The Seven Years War in Europe

1756-1763

Author: Franz A.J. Szabo

Publisher: Routledge

ISBN: 1317886976

Category: History

Page: 536

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In this pioneering new work, based on a thorough re-reading of primary sources and new research in the Austrian State Archives, Franz Szabo presents a fascinating reassessment of the continental war. Professor Szabo challenges the well-established myth that the Seven Years War was won through the military skill and tenacity of the King of Prussia, often styled Frederick “the Great”. Instead he argues that Prussia did not win, but merely survived the Seven Years War and did so despite and not because of the actions and decisions of its king. With balanced attention to all the major participants and to all conflict zones on the European continent, the book describes the strategies and tactics of the military leaders on all sides, analyzes the major battles of the war and illuminates the diplomatic, political and financial aspects of the conflict.
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The Global Seven Years War 1754-1763

Britain and France in a Great Power Contest

Author: Daniel Baugh,Daniel A. Baugh

Publisher: Routledge

ISBN: 1317895460

Category: History

Page: 752

View: 3663

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The Seven Years War was a global contest between the two superpowers of eighteenth century Europe, France and Britain. Winston Churchill called it “the first World War”. Neither side could afford to lose advantage in any part of the world, and the decisive battles of the war ranged from Fort Duquesne in what is now Pittsburgh to Minorca in the Mediterranean, from Bengal to Quèbec. By its end British power in North America and India had been consolidated and the foundations of Empire laid, yet at the time both sides saw it primarily as a struggle for security, power and influence within Europe. In this eagerly awaited study, Daniel Baugh, the world’s leading authority on eighteenth century maritime history looks at the war as it unfolded from the failure of Anglo-French negotiations over the Ohio territories in 1784 through the official declaration of war in 1756 to the treaty of Paris which formally ended hostilities between England and France in 1763. At each stage he examines the processes of decision-making on each side for what they can show us about the capabilities and efficiency of the two national governments and looks at what was involved not just in the military engagements themselves but in the complexities of sustaining campaigns so far from home. With its panoramic scope and use of telling detail this definitive account will be essential reading for anyone with an interest in military history or the history of eighteenth century Europe.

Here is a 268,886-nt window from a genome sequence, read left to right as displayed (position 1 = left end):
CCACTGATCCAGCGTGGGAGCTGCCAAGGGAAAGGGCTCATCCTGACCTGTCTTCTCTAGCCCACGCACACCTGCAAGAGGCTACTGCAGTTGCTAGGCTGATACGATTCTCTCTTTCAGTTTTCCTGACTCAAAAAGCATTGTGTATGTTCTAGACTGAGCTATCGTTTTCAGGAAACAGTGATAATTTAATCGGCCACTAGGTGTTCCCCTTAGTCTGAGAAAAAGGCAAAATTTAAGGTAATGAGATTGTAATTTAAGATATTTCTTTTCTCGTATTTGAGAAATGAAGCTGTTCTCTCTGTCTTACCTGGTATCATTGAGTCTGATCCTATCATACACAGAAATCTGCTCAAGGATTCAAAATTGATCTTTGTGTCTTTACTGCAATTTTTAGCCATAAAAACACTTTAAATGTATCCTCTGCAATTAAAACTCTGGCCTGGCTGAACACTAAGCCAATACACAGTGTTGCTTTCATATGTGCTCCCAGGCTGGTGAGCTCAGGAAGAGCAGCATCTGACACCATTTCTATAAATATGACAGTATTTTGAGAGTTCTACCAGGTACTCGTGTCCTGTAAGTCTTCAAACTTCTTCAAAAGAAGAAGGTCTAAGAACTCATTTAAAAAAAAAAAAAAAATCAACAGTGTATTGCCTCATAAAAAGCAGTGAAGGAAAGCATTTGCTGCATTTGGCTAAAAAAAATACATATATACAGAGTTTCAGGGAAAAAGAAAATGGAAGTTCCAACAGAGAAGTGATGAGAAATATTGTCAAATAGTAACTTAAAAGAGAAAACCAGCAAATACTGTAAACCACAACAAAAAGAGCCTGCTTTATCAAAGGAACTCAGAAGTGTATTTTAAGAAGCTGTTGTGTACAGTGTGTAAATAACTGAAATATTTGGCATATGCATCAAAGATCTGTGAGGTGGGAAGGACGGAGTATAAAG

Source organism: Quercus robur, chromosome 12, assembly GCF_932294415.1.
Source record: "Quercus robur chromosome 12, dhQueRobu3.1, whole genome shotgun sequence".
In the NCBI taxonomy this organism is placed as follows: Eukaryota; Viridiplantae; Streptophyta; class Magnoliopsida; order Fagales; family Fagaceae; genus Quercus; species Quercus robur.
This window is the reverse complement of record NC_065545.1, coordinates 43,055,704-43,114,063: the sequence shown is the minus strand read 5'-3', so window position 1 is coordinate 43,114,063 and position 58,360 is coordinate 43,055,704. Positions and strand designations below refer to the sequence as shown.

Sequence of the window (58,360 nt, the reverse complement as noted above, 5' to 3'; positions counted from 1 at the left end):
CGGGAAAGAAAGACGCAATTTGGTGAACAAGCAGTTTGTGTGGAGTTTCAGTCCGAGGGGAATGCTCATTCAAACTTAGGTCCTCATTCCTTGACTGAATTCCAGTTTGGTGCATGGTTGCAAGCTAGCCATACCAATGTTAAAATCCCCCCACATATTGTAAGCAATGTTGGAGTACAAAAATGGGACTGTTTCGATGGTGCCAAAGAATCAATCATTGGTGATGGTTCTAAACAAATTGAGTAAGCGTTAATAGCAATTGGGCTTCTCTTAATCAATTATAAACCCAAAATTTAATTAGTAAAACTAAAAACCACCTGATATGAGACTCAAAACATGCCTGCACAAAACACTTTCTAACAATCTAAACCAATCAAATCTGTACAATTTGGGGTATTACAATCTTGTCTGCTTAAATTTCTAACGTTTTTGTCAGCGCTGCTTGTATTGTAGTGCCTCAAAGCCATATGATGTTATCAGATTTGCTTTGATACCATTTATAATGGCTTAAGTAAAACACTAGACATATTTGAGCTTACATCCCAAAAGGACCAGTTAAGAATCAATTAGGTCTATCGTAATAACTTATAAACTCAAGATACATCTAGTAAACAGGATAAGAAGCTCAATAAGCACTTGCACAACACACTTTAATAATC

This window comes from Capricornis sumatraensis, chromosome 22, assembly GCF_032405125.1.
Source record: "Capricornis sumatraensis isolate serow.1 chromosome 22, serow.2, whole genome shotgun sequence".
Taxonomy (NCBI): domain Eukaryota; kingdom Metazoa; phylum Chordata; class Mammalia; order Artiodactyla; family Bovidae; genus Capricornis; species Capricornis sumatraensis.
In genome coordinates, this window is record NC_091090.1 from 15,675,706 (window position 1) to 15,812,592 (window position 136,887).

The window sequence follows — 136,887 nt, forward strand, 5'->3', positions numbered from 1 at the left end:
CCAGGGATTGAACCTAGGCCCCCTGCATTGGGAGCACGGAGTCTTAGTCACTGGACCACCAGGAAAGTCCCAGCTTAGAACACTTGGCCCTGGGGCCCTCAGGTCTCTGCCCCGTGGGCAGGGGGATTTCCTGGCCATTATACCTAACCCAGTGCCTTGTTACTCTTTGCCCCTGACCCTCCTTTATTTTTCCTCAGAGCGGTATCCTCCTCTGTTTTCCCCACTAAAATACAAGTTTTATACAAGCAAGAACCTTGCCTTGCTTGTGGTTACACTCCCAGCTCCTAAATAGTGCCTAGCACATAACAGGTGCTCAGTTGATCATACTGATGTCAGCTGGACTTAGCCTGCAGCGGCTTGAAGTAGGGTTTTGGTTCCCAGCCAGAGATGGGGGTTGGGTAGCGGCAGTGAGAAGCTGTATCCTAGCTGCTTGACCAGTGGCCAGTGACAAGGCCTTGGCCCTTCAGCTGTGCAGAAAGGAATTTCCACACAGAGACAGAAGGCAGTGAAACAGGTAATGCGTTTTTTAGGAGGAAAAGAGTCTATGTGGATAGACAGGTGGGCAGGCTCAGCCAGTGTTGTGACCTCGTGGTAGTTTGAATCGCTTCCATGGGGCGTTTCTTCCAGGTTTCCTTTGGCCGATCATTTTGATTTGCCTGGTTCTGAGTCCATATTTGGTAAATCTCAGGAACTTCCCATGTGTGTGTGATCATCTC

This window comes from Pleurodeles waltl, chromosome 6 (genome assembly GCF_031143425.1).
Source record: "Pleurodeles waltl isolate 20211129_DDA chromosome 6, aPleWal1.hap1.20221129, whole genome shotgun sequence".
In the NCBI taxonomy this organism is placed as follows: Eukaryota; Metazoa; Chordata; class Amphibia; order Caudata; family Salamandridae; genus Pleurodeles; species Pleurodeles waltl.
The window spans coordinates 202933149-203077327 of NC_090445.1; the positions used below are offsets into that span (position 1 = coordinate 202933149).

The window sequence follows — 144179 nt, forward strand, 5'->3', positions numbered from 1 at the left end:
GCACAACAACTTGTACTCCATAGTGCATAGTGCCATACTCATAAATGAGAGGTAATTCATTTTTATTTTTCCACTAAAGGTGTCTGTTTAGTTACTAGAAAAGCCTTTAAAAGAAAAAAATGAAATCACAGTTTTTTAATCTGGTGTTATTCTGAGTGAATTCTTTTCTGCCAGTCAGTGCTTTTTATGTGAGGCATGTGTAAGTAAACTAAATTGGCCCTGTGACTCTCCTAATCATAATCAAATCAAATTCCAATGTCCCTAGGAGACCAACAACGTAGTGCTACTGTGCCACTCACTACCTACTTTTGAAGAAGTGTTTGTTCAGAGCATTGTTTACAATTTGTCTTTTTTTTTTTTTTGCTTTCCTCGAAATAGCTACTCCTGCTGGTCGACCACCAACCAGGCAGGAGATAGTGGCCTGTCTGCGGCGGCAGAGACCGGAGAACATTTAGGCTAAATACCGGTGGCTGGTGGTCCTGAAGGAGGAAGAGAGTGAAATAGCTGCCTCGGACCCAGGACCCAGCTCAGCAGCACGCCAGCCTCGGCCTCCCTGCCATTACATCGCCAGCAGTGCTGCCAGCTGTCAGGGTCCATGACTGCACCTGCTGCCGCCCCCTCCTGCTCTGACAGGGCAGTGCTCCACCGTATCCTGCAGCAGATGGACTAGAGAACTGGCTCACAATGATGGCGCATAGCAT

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The Italian Wars 1494-1559

War, State and Society in Early Modern Europe

Author: Michael Edward Mallett,Christine Shaw

Publisher: Routledge

ISBN: 1317899393

Category: History

Page: 392

View: 9122